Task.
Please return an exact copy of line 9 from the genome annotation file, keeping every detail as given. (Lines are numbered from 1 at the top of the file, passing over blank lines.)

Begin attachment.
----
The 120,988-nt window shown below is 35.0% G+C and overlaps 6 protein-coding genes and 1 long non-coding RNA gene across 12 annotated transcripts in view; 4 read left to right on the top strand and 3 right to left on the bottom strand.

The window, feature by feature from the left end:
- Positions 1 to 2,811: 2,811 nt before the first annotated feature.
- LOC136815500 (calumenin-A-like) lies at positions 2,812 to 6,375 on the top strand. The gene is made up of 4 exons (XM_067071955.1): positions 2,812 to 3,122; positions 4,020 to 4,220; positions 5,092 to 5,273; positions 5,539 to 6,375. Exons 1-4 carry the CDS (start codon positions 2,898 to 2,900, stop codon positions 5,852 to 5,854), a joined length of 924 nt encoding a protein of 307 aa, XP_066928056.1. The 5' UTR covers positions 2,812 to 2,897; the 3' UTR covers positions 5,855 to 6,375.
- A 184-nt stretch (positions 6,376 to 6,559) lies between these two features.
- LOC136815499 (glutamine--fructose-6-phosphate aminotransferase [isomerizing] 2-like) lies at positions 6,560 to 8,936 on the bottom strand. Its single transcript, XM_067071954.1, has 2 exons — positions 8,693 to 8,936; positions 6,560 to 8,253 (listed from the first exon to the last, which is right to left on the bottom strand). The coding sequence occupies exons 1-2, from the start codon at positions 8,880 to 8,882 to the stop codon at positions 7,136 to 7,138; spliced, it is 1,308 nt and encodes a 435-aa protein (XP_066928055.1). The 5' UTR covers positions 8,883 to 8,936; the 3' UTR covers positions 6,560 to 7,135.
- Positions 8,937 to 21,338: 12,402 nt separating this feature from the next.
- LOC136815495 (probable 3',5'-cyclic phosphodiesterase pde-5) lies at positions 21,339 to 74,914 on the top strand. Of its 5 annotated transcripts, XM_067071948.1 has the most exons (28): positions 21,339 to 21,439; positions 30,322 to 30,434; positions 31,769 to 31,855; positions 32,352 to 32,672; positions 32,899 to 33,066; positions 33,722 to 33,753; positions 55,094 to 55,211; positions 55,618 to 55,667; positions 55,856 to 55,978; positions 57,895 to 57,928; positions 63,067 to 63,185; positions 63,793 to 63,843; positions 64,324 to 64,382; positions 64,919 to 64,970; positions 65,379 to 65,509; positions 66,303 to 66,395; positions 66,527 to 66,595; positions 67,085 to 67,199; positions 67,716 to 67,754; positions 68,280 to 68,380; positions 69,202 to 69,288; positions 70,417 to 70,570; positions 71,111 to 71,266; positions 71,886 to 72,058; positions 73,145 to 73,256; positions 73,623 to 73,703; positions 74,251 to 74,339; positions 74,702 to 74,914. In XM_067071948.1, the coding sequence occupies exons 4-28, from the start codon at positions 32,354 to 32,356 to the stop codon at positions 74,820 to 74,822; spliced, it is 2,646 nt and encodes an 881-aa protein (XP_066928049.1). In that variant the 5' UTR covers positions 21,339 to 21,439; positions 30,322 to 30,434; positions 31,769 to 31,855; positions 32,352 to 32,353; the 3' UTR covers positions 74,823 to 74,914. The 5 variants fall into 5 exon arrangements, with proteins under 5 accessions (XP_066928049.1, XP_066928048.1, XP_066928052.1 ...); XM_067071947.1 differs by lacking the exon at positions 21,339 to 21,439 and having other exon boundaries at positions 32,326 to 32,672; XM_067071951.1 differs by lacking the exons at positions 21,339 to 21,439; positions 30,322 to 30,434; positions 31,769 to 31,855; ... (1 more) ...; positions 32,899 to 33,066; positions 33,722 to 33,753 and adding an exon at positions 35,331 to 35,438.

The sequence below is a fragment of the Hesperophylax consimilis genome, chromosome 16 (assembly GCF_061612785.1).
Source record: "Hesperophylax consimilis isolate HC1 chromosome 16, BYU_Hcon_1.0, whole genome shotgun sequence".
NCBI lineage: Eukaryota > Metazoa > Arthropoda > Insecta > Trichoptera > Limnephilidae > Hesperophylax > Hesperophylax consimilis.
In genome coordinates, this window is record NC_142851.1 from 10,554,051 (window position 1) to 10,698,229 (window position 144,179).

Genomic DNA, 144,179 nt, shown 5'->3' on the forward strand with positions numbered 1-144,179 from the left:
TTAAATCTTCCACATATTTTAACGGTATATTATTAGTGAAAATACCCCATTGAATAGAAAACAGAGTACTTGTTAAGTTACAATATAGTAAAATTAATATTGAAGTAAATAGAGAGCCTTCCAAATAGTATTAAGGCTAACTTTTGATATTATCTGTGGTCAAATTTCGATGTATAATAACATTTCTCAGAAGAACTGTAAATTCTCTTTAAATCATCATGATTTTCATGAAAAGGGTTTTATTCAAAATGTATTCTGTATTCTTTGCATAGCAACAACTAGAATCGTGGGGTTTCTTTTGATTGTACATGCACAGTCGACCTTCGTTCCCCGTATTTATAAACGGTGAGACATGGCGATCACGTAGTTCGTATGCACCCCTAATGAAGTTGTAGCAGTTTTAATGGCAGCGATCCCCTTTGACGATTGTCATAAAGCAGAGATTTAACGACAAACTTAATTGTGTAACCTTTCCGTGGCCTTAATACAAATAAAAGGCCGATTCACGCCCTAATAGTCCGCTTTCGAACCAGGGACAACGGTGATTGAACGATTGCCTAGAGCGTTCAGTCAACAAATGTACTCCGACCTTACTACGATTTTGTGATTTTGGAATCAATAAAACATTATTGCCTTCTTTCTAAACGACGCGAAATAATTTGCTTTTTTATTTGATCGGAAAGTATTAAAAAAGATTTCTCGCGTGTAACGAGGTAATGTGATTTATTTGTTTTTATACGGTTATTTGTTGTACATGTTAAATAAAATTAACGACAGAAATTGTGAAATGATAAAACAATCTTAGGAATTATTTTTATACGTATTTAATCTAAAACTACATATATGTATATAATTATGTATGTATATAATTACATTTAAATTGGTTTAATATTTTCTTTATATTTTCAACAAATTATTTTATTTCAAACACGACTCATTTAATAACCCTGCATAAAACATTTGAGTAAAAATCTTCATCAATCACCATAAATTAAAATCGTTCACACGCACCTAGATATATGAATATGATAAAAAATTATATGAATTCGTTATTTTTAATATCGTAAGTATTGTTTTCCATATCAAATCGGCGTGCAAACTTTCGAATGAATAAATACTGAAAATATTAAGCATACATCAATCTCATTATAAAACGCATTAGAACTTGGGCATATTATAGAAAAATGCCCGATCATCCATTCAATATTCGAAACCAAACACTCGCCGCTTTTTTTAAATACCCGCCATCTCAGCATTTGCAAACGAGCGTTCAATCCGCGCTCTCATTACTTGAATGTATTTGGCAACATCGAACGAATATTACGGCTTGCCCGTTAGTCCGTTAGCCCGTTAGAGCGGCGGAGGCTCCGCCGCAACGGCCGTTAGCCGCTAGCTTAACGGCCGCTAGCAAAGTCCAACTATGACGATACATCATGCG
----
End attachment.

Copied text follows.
The sequence below is a fragment of the Hesperophylax consimilis genome, chromosome 16 (assembly GCF_061612785.1).